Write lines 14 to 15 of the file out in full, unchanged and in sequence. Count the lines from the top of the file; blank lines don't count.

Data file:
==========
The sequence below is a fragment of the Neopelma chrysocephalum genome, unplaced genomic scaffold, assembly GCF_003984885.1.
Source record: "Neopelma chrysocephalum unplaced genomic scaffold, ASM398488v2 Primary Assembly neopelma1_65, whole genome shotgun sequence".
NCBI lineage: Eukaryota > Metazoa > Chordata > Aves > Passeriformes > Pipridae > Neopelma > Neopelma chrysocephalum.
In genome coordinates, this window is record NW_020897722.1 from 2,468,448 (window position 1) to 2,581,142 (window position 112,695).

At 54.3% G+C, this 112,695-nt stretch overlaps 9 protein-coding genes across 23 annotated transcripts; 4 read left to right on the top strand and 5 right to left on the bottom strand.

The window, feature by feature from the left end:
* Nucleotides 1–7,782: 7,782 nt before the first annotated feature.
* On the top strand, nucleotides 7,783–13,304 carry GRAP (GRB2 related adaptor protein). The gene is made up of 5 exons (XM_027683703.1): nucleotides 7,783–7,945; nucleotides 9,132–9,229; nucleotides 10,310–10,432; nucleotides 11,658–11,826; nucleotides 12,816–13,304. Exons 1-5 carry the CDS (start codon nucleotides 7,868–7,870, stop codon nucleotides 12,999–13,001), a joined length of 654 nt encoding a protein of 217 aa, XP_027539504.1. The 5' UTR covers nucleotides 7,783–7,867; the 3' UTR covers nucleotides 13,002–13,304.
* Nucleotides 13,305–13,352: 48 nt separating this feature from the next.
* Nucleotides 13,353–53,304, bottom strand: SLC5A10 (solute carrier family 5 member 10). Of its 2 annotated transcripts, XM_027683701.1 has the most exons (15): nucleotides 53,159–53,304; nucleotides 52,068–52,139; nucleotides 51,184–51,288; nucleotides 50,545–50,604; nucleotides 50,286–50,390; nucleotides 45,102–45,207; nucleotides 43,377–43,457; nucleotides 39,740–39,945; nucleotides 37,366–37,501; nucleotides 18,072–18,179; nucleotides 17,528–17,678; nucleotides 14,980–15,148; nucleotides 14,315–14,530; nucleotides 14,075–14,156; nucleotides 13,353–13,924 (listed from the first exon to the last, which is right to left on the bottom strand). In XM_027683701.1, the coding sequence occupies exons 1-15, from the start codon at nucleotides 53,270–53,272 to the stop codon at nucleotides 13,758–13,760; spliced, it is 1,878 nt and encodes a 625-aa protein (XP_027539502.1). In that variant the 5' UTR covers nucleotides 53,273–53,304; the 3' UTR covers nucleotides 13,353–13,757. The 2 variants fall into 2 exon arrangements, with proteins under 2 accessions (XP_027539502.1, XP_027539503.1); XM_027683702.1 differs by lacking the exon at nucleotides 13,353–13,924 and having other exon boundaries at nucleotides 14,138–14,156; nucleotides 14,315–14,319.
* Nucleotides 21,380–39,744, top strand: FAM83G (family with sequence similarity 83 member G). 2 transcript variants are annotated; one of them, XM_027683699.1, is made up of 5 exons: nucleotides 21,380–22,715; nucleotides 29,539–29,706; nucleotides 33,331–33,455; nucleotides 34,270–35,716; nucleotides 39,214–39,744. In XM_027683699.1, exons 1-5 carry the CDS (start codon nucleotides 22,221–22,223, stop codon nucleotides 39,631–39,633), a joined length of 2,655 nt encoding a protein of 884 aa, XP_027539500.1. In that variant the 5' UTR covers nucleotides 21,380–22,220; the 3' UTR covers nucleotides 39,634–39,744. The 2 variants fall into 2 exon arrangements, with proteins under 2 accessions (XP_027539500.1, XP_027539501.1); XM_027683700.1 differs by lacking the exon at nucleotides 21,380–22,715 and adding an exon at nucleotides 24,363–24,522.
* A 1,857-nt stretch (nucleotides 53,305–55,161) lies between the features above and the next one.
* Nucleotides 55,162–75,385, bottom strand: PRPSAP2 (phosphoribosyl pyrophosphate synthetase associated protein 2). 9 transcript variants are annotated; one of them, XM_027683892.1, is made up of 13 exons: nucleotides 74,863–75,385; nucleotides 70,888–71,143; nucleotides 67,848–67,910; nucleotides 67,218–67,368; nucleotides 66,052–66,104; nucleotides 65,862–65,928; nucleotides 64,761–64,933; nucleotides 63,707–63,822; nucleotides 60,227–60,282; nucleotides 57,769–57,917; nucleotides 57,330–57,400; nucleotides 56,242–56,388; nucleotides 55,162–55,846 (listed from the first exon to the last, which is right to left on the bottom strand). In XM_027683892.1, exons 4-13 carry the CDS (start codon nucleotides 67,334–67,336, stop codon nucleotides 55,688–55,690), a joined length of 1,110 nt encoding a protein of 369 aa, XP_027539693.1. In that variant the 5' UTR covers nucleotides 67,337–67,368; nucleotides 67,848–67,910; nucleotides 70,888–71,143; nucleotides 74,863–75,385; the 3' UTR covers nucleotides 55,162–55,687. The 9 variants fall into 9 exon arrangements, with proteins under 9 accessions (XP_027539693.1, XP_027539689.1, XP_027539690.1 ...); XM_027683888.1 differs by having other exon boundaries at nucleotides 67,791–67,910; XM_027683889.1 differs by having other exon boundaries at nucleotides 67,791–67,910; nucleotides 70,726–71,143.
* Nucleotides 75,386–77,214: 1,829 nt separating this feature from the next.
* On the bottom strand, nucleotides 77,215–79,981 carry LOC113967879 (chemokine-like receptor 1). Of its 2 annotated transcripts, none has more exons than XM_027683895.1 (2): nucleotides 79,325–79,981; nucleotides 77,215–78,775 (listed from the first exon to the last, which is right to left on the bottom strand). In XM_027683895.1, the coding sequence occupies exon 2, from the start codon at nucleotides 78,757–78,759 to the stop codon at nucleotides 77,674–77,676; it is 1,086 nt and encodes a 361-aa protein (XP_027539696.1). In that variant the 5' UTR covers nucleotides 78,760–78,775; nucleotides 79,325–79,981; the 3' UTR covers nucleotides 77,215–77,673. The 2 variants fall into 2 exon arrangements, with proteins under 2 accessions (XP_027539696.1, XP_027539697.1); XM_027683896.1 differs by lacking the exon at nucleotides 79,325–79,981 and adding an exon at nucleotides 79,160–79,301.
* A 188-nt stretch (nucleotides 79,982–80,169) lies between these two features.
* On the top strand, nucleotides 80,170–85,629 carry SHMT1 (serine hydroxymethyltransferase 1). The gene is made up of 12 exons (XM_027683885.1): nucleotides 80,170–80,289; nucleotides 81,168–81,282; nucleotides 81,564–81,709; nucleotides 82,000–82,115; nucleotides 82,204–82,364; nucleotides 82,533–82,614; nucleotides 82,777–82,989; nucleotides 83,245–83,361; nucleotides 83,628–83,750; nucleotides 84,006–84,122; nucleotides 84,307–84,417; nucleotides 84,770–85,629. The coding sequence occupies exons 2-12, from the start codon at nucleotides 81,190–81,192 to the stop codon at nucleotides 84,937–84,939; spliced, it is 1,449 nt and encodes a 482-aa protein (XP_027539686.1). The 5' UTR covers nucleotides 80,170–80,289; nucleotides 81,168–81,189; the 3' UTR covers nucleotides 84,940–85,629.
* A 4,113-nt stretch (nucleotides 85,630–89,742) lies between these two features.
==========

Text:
* Nucleotides 75,386–77,214: 1,829 nt separating this feature from the next.
* On the bottom strand, nucleotides 77,215–79,981 carry LOC113967879 (chemokine-like receptor 1). Of its 2 annotated transcripts, none has more exons than XM_027683895.1 (2): nucleotides 79,325–79,981; nucleotides 77,215–78,775 (listed from the first exon to the last, which is right to left on the bottom strand). In XM_027683895.1, the coding sequence occupies exon 2, from the start codon at nucleotides 78,757–78,759 to the stop codon at nucleotides 77,674–77,676; it is 1,086 nt and encodes a 361-aa protein (XP_027539696.1). In that variant the 5' UTR covers nucleotides 78,760–78,775; nucleotides 79,325–79,981; the 3' UTR covers nucleotides 77,215–77,673. The 2 variants fall into 2 exon arrangements, with proteins under 2 accessions (XP_027539696.1, XP_027539697.1); XM_027683896.1 differs by lacking the exon at nucleotides 79,325–79,981 and adding an exon at nucleotides 79,160–79,301.